Torsha Sarkar and Raghav Ahooja also delved into the increasingly evident splintering of the South Asian cyberspace into “micro-internets” that make it easier for governments to implement online censorship.

Under pressure from the anti-democratic protests in Brazil, Fabiana Santos highlights a safety guide for reporters covering demonstrations in the country.

 

Essential Listening I: Where did big tech go wrong, and what can we do next?

Listen to interview with authors Stanford University’s Jeremy Weinstein, Mehran Sahami, and Rob Reich about their new book, “System Error: Where Big Tech Went Wrong And How We Can Reboot.” No surprise greater transparency and oversight are integral to proposed solutions.

 

Data dilemmas

Jamaica’s proposed national identity card system calls for a wholesale sweep of personal data that could leave the poor and venerable exposed. Erica Hellerstein examines the pros and cons of governments storing up citizens’ biometric information – as concerns mount around digital ID systems around the world.

What of the data that INGOs and donors hold? Martha Getachew Bekele worries that data is being used not for security but for power and funding, negatively impacting local actors.

More broadly, are INGOs “stuck” in terms of their role in development? Charles Kojo Vandyck summarizes research that highlights where real opportunities might be for global society to regain momentum.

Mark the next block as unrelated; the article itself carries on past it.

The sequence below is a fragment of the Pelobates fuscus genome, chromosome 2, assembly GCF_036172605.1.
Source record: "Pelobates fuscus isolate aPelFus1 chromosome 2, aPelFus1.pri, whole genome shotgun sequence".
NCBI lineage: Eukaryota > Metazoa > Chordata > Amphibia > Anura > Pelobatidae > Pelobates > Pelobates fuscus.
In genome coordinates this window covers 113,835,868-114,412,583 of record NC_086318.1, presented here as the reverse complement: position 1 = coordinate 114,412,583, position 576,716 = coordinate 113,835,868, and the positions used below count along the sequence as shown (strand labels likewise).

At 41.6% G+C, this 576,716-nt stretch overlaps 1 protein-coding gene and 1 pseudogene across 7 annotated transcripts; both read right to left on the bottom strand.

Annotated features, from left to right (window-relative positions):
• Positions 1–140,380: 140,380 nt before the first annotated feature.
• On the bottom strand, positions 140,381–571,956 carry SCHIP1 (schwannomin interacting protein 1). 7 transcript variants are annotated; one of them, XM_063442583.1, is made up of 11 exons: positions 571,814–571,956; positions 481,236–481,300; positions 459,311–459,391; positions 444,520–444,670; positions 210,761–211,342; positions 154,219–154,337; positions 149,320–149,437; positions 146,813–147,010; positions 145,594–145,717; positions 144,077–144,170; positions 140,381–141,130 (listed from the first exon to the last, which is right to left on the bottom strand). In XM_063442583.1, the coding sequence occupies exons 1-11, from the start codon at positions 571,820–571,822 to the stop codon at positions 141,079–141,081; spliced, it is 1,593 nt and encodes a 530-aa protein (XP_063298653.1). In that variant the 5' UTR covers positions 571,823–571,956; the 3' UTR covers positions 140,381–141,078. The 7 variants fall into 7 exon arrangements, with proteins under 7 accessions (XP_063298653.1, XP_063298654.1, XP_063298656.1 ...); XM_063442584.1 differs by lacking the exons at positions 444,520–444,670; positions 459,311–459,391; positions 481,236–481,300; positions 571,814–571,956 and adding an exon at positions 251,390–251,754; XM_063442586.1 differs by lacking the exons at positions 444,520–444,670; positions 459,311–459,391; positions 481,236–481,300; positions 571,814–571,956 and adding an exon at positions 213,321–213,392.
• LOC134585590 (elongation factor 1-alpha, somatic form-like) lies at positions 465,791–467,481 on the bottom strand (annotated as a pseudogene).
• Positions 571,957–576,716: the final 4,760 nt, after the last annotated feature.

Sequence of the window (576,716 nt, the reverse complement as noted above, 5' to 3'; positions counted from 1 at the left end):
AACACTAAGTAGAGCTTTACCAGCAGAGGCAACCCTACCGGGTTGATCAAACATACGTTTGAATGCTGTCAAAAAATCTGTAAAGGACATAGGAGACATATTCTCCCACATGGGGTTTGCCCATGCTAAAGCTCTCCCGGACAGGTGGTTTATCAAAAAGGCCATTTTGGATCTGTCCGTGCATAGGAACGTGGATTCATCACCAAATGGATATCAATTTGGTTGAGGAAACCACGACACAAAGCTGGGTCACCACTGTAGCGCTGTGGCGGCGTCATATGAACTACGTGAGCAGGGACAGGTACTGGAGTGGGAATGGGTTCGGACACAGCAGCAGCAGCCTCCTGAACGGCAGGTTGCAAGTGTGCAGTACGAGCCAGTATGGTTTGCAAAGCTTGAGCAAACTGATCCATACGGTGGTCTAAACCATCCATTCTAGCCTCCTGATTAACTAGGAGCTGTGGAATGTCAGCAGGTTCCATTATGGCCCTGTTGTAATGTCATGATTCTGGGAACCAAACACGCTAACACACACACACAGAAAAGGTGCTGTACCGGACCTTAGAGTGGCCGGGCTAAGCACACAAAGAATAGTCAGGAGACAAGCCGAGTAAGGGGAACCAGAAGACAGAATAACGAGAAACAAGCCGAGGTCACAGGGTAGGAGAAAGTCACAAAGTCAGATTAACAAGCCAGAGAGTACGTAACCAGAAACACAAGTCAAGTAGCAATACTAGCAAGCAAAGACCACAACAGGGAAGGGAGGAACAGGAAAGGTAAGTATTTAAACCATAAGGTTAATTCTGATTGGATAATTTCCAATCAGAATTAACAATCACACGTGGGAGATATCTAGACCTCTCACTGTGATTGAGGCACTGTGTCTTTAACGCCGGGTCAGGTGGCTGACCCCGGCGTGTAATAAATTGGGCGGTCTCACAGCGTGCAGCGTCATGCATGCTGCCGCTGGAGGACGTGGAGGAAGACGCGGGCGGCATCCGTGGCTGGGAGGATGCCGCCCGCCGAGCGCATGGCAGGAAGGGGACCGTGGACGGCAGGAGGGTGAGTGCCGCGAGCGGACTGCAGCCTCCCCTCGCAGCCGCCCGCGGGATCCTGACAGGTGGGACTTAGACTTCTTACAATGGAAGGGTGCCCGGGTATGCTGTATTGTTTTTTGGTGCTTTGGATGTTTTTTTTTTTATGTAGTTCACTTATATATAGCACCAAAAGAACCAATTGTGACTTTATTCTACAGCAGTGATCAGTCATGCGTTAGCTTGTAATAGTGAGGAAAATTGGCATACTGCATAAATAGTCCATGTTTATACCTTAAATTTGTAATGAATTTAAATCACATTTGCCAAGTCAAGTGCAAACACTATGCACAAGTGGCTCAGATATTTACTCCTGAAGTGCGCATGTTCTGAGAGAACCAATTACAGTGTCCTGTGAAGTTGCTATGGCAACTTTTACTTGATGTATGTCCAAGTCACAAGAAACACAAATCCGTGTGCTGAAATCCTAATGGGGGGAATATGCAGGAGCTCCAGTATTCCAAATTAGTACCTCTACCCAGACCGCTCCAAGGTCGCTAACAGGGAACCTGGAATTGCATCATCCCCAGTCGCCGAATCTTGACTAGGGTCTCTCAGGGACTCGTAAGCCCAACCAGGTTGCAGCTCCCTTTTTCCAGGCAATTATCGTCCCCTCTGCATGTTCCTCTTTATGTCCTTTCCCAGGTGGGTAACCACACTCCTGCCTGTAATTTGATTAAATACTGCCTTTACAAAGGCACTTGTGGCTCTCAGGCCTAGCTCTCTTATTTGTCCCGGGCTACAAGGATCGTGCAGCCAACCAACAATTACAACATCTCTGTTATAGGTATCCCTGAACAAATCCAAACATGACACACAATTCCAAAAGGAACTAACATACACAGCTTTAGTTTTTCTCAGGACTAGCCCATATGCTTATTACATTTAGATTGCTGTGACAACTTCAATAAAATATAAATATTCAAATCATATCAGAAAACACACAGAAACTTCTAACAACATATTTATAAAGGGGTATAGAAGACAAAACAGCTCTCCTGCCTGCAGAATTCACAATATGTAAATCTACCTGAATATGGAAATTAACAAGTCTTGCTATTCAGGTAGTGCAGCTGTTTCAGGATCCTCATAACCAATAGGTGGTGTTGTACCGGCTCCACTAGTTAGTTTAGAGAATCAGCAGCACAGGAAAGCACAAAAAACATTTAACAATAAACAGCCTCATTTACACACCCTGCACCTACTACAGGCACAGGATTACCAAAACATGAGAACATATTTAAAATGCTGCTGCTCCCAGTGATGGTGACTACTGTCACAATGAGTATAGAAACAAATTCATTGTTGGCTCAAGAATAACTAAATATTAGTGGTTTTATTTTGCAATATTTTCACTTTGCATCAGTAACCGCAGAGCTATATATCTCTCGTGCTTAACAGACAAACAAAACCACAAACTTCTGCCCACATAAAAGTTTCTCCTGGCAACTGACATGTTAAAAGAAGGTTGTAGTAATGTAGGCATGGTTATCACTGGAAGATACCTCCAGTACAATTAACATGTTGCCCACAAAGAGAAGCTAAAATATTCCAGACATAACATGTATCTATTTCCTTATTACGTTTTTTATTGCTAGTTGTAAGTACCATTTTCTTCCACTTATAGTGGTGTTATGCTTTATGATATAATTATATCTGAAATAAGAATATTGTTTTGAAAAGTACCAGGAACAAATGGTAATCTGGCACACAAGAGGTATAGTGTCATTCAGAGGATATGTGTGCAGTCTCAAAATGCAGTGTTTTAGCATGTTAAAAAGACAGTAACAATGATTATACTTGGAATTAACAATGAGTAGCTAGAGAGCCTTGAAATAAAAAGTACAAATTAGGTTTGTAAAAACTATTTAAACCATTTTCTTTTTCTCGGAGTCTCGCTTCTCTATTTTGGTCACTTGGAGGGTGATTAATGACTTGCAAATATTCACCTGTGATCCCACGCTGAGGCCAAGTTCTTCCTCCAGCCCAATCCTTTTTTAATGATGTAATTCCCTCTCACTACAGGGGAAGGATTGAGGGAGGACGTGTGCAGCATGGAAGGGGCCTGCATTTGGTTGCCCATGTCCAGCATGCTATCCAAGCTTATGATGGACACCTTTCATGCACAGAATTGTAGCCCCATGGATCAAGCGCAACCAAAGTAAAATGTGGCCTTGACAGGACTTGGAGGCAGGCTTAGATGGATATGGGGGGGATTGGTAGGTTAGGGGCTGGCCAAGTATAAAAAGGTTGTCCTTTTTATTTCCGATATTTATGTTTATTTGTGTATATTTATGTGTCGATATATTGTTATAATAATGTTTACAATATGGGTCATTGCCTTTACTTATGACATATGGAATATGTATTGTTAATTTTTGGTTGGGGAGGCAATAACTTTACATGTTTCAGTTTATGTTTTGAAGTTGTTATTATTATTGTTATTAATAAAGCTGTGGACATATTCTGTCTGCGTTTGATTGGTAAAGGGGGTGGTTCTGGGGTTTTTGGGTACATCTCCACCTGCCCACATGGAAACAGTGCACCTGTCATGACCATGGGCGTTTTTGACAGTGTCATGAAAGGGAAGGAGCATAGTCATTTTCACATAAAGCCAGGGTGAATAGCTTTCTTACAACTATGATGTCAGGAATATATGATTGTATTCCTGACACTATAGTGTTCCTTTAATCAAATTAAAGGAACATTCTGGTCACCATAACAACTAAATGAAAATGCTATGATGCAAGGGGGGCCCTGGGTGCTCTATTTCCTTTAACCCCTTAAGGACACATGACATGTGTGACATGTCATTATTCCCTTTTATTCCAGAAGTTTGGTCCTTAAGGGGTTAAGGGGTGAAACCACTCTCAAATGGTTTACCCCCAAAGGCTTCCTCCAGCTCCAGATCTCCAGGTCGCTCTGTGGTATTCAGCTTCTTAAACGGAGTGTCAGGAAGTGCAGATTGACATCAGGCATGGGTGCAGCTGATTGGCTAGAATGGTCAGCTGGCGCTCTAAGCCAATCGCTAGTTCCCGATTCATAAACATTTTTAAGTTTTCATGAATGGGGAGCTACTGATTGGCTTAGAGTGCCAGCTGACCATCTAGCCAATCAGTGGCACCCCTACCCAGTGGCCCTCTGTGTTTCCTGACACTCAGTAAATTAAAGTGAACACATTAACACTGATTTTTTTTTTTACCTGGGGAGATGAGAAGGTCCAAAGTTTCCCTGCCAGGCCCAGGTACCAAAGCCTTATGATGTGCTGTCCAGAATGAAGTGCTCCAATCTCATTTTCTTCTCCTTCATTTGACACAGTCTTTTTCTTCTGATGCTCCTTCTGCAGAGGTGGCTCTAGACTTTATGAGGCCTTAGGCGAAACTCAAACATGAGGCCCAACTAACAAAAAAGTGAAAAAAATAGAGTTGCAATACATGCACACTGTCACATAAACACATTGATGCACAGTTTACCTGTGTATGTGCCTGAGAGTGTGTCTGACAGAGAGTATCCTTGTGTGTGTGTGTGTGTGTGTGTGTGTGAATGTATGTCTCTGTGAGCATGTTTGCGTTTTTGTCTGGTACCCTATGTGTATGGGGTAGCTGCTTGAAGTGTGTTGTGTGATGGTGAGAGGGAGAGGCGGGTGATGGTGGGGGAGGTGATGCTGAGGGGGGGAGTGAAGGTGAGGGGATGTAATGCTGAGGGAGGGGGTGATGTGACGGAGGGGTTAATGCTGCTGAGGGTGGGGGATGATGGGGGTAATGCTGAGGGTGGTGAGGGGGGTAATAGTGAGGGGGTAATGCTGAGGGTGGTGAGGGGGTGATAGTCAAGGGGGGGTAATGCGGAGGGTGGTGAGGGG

Rooted in inequity                                                                                               

Tax Justice UK calls for a tax system that supports fair recovery as research shows how companies cashed out during the pandemic. Steven A. Dean and Attiya Waris bring in a much-needed perspective of race and colonialism to review international tax and call for more inclusive processes.

Plus, check out Tax Justice Network’s new ‘explainer’ video series, where you can learn about tax principles in easy-to-digest bites for ten weeks.

Essential Listening II: Power corrupts podcast

Host Brian Klaas delves into the hidden and often nefarious forces that shape our world. His third series kicks off by looking at shadowy offshore operations. Listen to previous episodes here.

 

 

Energized about energy

Do protests empower citizens to hold governments accountable over energy policy? Find answers in this new research on how energy struggles may promote citizen empowerment and institutional accountability, even if they can contest climate goals (remember the gilets jaunes?)

Meantime, nine philanthropies pledged to invest $5 billion over this decade to help local and indigenous communities preserve one-third of the earth’s natural places – lots to be done to reinforce accountability for violations of community rights.